As much as gamers loved Final Fight in the arcade we all somehow knew it wasn’t possible to stuff into an NES cartridge. I was far from being aware of any technical details but accepted it as fact. Maybe it was seeing all of the compromises Konami made with the TMNT arcade game, despite it being an awesome game for its time. While the game would see a number of ports of varying quality on the 16-bit consoles Capcom still found the time to surprise gamers still fond of their favorite 8-bit console with Mighty Final Fight.
The Mad Gear gang has attacked Metro City and kidnapped Mayor Haggar’s daughter Jessica, not for ransom but so she can marry their leader Belgar. What? Arranged marriages don’t fly in the US so Haggar along with Cody and Guy set out to rescue her.
As you can imagine by its premise this is not an entirely serious retelling of the arcade game’s story (such as it is). That fact is also reinforced by the game’s presentation. The game is presented in the super deformed format popular in Japan. It actually fits pretty well, preserving the spirit of Metro City while providing an experience more appropriate for the NES’s limitations. It does resemble River City Ransom or any of American Technos’s other NES games. Despite their cute makeover you’ll recognize many of the Mad Gear gang’s most infamous crooks such as Andore, Two P, and Poison, who has made survived the transition unscathed. Aside from some unavoidable flicker the developers have done a commendable job with this release.
Aside from retaining much of the arcade game’s look it also plays similarly and in some respects even better. All 3 characters are available (take that lame SNES version!) although this is strictly a solo affair. Guy is still fast but weak, Haggar is a powerhouse, and Cody occupies the middle ground between the two. All of the moves from the arcade have been retained although that isn’t saying much; Final Fight was definitely a product of its time and is relatively simple compared to the games in the genre that would follow it.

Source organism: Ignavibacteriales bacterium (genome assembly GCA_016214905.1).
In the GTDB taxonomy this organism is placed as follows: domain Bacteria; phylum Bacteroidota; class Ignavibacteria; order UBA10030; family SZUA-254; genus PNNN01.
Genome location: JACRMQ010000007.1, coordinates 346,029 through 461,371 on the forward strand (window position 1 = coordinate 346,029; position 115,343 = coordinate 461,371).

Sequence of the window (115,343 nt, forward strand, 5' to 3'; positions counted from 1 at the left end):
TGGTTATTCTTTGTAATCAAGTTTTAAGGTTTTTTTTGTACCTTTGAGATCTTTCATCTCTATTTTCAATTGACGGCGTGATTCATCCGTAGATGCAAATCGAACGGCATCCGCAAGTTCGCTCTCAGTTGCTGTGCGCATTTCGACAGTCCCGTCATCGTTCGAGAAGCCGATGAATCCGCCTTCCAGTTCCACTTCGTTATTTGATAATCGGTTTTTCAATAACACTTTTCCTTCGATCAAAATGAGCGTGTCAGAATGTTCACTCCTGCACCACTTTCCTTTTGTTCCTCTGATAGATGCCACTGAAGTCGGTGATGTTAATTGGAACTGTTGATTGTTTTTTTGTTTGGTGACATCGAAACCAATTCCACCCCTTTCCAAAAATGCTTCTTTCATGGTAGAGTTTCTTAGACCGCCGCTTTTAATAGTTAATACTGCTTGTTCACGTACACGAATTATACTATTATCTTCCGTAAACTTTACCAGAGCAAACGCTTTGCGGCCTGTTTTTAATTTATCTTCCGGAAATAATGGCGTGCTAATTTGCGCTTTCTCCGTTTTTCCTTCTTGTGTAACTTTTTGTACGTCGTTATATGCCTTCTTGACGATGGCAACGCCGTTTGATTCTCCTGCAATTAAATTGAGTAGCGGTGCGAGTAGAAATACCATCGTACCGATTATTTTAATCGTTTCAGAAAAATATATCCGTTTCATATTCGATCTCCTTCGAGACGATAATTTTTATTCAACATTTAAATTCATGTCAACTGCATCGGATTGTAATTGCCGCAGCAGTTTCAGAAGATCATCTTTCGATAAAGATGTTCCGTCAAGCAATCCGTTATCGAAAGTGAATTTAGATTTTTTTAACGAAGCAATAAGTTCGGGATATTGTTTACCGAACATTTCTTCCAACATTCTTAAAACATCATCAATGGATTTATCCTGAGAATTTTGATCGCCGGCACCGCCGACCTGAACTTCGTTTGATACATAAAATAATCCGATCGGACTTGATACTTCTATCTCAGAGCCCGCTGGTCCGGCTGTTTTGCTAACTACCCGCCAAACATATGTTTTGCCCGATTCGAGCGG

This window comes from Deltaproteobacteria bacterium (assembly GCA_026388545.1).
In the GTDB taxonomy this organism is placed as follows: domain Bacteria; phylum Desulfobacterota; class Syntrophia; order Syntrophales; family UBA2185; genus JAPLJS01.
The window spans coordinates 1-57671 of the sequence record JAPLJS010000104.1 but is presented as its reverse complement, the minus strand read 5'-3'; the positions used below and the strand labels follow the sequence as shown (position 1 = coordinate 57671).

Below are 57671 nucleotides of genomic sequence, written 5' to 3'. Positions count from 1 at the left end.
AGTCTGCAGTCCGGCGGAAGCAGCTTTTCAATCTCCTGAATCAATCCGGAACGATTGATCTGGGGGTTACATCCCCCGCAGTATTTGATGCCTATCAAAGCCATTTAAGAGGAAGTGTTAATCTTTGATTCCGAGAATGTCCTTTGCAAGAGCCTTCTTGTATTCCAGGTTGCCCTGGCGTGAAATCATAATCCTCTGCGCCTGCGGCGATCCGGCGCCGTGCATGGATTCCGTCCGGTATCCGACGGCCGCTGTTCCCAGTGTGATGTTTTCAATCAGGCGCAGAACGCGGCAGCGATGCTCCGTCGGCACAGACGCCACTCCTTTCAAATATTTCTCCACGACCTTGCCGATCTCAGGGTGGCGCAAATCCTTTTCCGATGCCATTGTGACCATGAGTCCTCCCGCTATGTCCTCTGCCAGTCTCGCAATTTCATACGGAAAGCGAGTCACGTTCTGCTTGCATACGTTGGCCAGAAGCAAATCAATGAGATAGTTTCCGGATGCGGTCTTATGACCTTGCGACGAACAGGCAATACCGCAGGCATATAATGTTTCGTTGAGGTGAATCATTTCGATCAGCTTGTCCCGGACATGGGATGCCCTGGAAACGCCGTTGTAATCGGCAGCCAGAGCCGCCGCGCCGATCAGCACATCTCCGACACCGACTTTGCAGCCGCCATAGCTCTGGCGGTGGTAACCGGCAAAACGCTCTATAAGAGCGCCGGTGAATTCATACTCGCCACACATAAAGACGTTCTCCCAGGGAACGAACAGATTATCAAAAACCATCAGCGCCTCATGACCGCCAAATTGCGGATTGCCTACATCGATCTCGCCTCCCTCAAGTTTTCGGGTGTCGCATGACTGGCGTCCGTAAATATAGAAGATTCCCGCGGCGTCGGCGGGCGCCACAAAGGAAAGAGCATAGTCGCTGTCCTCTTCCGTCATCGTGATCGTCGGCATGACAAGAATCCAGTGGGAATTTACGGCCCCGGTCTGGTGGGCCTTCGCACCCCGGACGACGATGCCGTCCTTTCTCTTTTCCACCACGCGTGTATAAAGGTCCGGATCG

These differences only scratch the surface however as the game has an added experience meter and leveling. Experience is gained by defeating enemies with the amount changing depending on how you finish off the enemies. While it’s tempting to throw the bad guys into the sink hole at the beginning of stage 4 you’ll only gain 1 experience point for it. Trading convenience over style definitely has its downsides. With each increase in level your strength increases and level 4 each fighter gains one new move. It should be noted that Haggar begins at level 3 versus level 1 for the other 2, reflecting their differences in power.
Mighty Final Fight has a solid foundation but does come up short upon further scrutiny. The game is incredibly short at just 5 levels; the arcade game had 6 but they were all fairly long, especially the Bay area. The brevity goes hand in hand with the game’s lack of challenge. More than likely you’ll finish the game without using any continues if you’re not sloppy. The game is also repetitive. The game only has half the cast of enemies and by the end of the second level you’ve seen all of them. It gets tiring fighting the same 3-4 enemies every level. It even gets to the point where you’ll face off against the same bosses more than once. While I like the experience system it feels undercooked. You’ll notice the enemies going down slightly faster as you level but the reward doesn’t feel tangible enough. The new attack at level 4 is cool but it would have varied the gameplay tremendously if you gained a new move every level NES Double Dragon style, further encouraging you to maximize leveling up.
In spite of its flaws Mighty Final Fight is a strong 8-bit conversion of one of the most popular arcade games of all time. Although it could have been so much more the fact that Capcom were able to squeeze the game within the NES’s limitations is commendable in its own right.